Another month has passed by rapidly. While we wished it would sometimes be quiet and boring at Esperanza Verde, it never seems to be. We are always kept active thankfully and have not been brought to a standstill by the virus. This month had a special surprise in store when Douwe and Olivia were asked to join the launching of the week of Forestry, by the Ministry of Flora and Fauna in Pucallpa. Olivia represented Esperanza Verde at the ceremony was awarded on behalf of EV for all the hard work towards flora and fauna in the region.
Traya (juvenile young large headed capuchin), made the move from the SUSTOAH into Pepe enclosure this month. With her quarantine period having passed without any issues, she now had just a small barrier between her and the other monkeys before being released to join our outside troop. Shimi (young male squirrel monkey living outside) recently was caught when he was seen limping with one arm. After a medical check, he was closed in with Traya, giving him a chance for a well-balanced diet and recovery while providing companionship for Traya. After some days they already formed a friendship and they were released a week later. Traya is a welcome addition to the outside monkeys, frequently being seen playing with the other young capuchin monkeys, while Shimi found his own way again in the outside world at EV.
While swimming with the otter, Marlon had a gruesome discovery. After a night of heavy rainfall, he found Kiko lying dead in the small river near his house. He apparently had drowned as no further issues were discovered at the necropsy. After many years of being many volunteers favourite, Kiko will be sorely missed. He is leaving behind a beautiful daughter, now adult, and his partner Kila. Both Kila as her daughter are still showing up once in a while at the kinkajou feeding table. While Kila is unafraid of us, her daughter disappears as soon as we come closer, which is perfect as this is natural behaviour for wild kinkajous.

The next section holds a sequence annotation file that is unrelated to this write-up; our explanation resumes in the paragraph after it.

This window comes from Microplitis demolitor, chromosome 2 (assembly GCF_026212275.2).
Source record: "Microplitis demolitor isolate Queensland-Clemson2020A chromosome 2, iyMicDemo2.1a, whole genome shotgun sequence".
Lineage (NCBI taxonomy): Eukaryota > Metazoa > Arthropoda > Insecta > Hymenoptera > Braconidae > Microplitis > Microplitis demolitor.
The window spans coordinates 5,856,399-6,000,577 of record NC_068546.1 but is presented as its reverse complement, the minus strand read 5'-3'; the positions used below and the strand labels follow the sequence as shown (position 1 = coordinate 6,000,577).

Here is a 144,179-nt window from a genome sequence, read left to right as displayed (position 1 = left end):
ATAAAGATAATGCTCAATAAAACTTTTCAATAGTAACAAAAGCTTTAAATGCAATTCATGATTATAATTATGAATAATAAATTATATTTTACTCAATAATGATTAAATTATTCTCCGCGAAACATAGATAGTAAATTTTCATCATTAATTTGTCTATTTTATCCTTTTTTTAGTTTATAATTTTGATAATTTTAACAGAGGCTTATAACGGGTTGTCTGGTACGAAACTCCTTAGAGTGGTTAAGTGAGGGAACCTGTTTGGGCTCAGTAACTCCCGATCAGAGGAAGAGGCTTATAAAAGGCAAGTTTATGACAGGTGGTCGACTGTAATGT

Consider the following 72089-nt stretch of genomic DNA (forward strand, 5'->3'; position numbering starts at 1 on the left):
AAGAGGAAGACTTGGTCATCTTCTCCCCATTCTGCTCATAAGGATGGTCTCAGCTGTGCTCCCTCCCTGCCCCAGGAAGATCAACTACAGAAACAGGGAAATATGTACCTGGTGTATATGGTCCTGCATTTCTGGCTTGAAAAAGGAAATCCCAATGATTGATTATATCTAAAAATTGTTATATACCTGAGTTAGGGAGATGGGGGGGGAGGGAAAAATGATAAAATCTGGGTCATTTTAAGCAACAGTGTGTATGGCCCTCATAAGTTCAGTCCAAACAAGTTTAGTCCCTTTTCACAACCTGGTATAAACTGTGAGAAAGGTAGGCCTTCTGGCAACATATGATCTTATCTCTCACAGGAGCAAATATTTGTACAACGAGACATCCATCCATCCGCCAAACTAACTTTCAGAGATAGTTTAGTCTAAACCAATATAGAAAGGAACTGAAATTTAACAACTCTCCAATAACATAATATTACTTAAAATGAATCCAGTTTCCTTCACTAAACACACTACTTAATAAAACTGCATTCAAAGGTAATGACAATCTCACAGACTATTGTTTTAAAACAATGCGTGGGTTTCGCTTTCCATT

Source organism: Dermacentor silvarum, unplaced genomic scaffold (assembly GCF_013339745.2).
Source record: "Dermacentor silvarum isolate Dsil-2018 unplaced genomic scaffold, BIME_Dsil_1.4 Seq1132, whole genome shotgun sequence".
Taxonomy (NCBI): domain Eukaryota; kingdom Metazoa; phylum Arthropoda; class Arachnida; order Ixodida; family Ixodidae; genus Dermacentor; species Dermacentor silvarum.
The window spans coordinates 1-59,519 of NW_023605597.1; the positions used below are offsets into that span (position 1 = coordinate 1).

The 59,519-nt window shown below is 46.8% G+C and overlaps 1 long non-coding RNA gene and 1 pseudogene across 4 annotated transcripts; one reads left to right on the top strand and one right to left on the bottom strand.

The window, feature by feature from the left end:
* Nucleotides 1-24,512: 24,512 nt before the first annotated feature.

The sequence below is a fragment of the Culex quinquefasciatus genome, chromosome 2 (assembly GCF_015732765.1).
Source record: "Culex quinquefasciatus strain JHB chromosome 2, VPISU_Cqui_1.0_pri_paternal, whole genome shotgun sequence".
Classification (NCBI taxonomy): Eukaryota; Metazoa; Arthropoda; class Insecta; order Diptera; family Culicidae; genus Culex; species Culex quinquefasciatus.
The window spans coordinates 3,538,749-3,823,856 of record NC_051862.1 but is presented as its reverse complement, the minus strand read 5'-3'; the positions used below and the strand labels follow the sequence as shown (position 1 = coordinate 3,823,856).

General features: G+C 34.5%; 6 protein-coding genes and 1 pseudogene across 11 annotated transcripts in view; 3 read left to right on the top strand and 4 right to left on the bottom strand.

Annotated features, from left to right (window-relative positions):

SUST Animal Orphan Hospital
It is amazing how many things can be achieved when need arises. One of the village cats, a male Tricki, was found with an injured leg needing amputation. Although no owner could be found, Enrique, our temporary emergency volunteer from Pucallpa stepped up and took the responsibility for another cat to add to his ever increasing “pride”. A couple of days recuperating in the SUSTAOH after the surgery, the cat went with his new owners, Enrique and Marji, to Pucallpa where he is settling in well and isn’t letting his missing leg slow him down at all.
Aleesa (one of our scarlet macaws) was looking out of sorts within Pichu Aviary. She can’t fly and had several superficial wounds on her breast from falling. She is now spending some time in the SUSTAOH for monitoring. Although there appears to be no underlying issues, it is a good chance to monitor her diet and ensure she is getting the best possible care prior to returning to Pichu.
Talisha (female Humboldts Woolly monkey) was found injured, covered all in mud. After cleaning her, we discovered that the extent of her wounds would give us no other choice than making her as comfortable as possible and letting her go. Another very sad loss of one of the daily characters at Esperanza Verde.
While Esperanza Verde is still officially not in a position of taking new animals, it doesn’t stop animals from being given to volunteers and staff alike when being in the village across the river.